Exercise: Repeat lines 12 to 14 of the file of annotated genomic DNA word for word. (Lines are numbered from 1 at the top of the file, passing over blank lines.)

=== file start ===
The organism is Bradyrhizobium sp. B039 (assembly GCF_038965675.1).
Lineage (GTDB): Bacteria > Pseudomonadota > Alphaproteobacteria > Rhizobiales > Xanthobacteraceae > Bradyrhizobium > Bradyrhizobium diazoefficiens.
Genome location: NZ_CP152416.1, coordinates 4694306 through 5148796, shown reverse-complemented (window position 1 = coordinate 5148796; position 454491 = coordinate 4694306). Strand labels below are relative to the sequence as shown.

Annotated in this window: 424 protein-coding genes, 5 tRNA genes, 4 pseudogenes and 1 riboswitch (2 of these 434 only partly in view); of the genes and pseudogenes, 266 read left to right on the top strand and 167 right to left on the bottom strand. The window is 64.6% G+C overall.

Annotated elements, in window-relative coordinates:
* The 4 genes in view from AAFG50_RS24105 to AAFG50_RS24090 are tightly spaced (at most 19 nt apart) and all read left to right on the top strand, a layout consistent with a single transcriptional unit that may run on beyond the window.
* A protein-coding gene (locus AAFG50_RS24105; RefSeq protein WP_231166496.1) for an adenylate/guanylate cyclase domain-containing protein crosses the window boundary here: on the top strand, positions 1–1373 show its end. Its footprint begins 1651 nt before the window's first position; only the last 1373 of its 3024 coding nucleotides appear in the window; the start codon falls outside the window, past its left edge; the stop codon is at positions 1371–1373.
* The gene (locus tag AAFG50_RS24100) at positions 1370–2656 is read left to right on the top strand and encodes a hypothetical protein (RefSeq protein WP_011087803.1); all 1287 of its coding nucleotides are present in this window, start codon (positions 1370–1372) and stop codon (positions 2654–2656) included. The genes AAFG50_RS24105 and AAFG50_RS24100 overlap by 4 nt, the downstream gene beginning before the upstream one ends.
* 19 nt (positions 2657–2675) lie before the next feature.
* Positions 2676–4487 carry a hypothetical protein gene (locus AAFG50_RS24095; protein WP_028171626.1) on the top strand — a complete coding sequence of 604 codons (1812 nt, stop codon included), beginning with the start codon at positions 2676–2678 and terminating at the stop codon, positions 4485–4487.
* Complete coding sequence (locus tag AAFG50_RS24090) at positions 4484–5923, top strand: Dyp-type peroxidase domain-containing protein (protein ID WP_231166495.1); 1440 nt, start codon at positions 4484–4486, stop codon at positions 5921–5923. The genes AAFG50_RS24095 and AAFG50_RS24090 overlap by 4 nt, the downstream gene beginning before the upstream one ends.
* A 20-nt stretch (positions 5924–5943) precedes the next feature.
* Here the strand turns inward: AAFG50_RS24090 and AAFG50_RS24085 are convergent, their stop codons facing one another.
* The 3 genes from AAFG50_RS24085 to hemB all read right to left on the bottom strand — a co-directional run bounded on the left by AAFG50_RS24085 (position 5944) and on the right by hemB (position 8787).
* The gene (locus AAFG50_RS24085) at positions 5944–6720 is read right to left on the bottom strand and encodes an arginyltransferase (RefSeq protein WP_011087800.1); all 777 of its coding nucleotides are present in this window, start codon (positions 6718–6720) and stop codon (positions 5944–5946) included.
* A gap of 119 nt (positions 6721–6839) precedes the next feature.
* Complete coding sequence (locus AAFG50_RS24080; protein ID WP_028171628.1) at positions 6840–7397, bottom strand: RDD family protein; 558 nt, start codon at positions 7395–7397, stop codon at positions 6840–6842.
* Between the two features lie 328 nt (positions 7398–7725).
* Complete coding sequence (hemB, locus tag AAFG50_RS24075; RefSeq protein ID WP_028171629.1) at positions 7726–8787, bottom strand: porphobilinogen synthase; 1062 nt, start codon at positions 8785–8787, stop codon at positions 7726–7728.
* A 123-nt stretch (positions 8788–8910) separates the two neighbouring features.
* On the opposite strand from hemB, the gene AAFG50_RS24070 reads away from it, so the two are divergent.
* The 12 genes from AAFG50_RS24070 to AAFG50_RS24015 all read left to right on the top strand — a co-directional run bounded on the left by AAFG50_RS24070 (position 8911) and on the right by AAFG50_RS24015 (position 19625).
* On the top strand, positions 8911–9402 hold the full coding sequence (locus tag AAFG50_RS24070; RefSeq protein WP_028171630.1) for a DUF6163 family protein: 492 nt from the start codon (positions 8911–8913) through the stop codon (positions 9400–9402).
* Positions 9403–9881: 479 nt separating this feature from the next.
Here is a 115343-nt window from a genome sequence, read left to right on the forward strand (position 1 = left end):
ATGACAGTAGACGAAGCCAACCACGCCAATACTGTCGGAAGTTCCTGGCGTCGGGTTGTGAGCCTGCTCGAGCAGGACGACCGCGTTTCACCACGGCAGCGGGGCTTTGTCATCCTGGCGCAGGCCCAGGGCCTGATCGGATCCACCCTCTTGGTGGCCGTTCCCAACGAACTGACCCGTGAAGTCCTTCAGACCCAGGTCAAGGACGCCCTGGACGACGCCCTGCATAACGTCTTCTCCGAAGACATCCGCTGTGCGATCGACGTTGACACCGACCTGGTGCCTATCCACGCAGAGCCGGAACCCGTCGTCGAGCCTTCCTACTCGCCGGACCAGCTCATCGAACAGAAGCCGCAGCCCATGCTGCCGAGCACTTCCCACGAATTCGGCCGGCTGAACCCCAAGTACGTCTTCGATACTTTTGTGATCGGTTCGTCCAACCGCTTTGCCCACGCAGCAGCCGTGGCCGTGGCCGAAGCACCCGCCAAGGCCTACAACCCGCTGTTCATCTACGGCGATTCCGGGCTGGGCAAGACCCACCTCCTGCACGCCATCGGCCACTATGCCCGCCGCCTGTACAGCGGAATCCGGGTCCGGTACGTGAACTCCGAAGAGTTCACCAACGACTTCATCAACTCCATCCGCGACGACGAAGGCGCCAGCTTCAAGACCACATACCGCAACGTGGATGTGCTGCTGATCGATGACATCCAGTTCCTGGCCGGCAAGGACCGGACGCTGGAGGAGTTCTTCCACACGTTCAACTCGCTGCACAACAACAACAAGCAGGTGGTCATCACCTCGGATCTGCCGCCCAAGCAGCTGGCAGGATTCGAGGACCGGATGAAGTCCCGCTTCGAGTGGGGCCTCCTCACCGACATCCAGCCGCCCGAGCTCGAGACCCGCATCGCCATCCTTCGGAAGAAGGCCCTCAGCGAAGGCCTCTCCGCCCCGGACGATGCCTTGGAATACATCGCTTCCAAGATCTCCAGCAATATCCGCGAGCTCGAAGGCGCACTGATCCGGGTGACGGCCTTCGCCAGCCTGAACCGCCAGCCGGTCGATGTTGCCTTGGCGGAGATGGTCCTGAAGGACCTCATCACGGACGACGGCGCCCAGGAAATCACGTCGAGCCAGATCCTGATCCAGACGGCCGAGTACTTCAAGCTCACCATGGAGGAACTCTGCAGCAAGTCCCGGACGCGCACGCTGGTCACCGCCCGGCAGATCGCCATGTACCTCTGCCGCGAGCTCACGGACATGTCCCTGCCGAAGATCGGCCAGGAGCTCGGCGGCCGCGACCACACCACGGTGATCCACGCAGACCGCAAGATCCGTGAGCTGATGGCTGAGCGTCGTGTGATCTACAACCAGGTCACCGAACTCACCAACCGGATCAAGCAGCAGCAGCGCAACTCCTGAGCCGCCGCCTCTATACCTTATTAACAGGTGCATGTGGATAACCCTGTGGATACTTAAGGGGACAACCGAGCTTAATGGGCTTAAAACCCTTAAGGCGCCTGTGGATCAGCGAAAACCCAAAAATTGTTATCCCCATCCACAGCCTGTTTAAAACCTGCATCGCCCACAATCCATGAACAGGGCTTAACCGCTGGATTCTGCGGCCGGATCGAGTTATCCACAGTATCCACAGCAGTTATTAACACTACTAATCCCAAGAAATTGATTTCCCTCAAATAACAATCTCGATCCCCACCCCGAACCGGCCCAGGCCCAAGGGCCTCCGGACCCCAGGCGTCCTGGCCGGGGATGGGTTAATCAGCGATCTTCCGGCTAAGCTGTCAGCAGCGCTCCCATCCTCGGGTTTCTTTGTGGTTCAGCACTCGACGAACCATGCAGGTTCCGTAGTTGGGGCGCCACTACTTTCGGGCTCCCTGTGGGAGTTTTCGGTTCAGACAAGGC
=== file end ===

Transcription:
* A 20-nt stretch (positions 5924–5943) precedes the next feature.
* Here the strand turns inward: AAFG50_RS24090 and AAFG50_RS24085 are convergent, their stop codons facing one another.
* The 3 genes from AAFG50_RS24085 to hemB all read right to left on the bottom strand — a co-directional run bounded on the left by AAFG50_RS24085 (position 5944) and on the right by hemB (position 8787).